Outsourcing growth has been steady in Ireland and this upward trend is going to continue with more Irish companies seeking to outsource in the future, PricewaterhouseCoopers (PwC) has claimed.
Speaking at the annual Operational Risk Forum Conference today, Paul Halpin, lead partner at PwC’s outsourcing advisory services division, said that it is no longer a question of “if” Irish firms will outsource functions like IT, but “how” the relationship will be managed between the business and its selected outsourcing partner.
He added that in opting for outsourcing, businesses should take a more proactive stance in their approach to operational risk management, which has increased in importance due to high-profile losses in recent years. “Operational risk managers have a key role to play in reducing risk in outsourced and managed services arrangements,” Halpin said.
“This is achieved by participating in the operational aspects of developing the outsourcing solution and in the oversight of the outsourced operations. Of course, operational risk is but one of the many factors that need attention during the negotiation of an outsourcing contract. The other principal factors include service, commercial and relationship issues.”
According to Halpin, many people think that operational risk inevitably increases when processes are outsourced. “The introduction of more effective controls and better management of risk, by an outsource provider, can often reduce operational risk,” he pointed out.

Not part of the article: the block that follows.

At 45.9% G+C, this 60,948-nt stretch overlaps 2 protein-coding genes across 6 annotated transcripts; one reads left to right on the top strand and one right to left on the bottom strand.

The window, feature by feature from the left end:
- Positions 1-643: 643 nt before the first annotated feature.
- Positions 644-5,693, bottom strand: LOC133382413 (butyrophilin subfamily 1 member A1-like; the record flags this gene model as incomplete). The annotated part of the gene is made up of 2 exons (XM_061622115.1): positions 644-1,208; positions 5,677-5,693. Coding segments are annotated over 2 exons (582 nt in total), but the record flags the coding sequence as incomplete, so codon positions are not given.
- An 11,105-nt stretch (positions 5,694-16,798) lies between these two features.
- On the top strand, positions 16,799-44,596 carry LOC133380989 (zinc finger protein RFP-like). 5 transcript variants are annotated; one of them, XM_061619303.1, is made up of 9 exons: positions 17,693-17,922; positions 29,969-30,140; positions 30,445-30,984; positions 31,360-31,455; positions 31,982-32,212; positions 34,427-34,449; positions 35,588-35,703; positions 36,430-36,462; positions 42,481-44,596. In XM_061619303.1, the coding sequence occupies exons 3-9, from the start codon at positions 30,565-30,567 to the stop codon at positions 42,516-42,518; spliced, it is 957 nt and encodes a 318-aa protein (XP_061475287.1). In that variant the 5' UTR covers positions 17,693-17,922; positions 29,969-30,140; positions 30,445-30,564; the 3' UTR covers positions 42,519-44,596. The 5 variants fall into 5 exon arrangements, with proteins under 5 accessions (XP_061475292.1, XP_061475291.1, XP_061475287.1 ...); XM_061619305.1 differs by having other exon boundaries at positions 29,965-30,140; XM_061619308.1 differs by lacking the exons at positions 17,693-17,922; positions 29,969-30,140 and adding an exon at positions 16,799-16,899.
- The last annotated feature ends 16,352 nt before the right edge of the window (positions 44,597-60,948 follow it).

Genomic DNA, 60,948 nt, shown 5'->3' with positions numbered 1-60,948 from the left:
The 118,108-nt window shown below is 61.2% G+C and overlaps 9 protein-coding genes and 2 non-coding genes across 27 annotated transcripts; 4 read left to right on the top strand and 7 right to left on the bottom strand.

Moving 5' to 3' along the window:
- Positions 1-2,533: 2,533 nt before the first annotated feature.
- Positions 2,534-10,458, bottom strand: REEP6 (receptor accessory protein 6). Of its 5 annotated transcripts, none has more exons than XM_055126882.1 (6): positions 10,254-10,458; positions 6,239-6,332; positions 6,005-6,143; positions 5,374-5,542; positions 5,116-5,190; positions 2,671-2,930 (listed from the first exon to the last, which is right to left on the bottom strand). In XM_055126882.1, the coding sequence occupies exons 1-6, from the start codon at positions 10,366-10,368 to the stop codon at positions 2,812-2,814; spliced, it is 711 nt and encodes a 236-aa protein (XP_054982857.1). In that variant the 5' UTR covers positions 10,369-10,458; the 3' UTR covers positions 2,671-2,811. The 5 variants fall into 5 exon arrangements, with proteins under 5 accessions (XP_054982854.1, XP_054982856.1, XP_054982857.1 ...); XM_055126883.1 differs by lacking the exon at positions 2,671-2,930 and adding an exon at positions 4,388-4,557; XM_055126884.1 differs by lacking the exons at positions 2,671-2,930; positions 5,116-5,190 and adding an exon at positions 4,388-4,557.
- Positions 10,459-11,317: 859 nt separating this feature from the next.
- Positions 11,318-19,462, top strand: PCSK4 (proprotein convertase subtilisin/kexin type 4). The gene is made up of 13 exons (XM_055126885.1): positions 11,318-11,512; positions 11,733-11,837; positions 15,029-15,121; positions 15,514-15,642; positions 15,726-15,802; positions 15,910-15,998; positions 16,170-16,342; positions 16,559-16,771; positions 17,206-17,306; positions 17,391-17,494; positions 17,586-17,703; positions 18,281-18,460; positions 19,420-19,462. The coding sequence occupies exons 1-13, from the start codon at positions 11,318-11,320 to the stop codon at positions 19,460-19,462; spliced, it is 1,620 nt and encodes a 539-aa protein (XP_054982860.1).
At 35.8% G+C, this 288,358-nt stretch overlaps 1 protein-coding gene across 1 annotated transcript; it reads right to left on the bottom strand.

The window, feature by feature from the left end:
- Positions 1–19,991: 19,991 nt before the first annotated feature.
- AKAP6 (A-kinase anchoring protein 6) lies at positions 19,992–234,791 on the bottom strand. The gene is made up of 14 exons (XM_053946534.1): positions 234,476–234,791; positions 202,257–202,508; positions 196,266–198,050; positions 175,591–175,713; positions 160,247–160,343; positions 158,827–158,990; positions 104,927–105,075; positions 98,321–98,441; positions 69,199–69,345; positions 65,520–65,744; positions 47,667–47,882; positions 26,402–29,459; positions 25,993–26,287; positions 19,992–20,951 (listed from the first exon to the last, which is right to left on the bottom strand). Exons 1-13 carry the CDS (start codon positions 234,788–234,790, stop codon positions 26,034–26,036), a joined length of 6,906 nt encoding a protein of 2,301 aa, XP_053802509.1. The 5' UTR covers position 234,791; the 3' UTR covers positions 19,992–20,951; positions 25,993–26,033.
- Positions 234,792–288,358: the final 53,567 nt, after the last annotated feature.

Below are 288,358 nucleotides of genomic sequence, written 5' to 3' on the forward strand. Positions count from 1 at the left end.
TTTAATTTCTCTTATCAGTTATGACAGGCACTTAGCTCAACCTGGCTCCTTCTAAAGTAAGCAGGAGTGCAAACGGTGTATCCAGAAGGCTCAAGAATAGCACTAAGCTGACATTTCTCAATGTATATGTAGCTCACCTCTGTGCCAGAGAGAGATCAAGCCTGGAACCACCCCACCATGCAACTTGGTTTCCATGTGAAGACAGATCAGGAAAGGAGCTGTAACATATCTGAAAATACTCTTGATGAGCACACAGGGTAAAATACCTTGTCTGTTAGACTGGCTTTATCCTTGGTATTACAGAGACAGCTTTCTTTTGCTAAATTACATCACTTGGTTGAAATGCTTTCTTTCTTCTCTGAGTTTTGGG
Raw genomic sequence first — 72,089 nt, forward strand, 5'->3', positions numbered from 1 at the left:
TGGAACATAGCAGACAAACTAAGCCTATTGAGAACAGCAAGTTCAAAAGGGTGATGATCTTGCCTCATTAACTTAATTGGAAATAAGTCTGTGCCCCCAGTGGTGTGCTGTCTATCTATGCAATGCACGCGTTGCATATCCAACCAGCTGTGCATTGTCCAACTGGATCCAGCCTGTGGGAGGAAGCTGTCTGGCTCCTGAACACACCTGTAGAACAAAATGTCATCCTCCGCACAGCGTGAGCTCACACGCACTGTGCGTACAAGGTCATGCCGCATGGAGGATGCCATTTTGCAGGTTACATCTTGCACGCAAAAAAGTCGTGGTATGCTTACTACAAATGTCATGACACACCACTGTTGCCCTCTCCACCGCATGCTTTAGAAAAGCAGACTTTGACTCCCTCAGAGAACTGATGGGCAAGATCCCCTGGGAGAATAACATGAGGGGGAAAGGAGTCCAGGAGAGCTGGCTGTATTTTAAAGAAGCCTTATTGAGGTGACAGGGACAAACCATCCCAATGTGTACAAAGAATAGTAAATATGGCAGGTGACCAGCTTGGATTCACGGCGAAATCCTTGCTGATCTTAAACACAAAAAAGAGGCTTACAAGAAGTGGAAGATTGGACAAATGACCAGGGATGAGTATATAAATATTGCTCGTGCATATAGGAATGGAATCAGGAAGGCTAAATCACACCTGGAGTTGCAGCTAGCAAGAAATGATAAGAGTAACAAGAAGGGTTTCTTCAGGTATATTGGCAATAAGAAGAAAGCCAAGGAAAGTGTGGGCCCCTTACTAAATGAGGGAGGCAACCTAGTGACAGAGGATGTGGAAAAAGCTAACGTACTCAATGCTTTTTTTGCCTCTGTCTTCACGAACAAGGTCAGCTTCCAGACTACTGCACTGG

“There has been considerable growth in outsourcing in Ireland over the past year and we expect this upward trend to continue with more and more Irish companies seeking to outsource in the future. It is therefore essential that operational risk managers play a positive role when their companies are outsourcing,” Halpin said.
“Outsourcing is not suitable for all types of companies in all types of circumstances. A strategic decision has to be made regarding the future direction of the corporation. The cost-cutting benefits of outsourcing are well known, but these will not be realised if the strategy is not well aligned with the business. Or cost savings may be realised, but at the expense of another important factor, such as customer service, which may not lead to improved shareholder value,” he said.
Halpin said that the relationship between the company and its selected outsourcing provider should be healthy at all times. “Detailed transition planning should take place in parallel with the contract completion stage. During this time, the future solution should be designed and processes re-engineered to take into account hand-offs and ensure a well-controlled environment is created. Tasks should be clearly assigned and strong project management is required to ensure on-time, within-budget delivery. Items that could become show-stopping issues such as IT needs and processing backlogs should be identified and managed as soon as possible,” he urged.
“Once the implementation has been completed, the ongoing relationship and service delivery should continually be reinforced. A dedicated service delivery manager should be appointed to manage the outsourcing provider and to keep abreast of service delivery and day-to-day issues. Service delivery should be regularly monitored, by using pre-agreed key performance indicators that feed into the fee structure, eg resulting in incentive payments.”
Halpin concluded: “Outsourcing only works well if the contract and service delivery is underpinned by a good client-provider relationship. If the relationship breaks down, this will be felt in service delivery and the contract may become unsustainable.”
By John Kennedy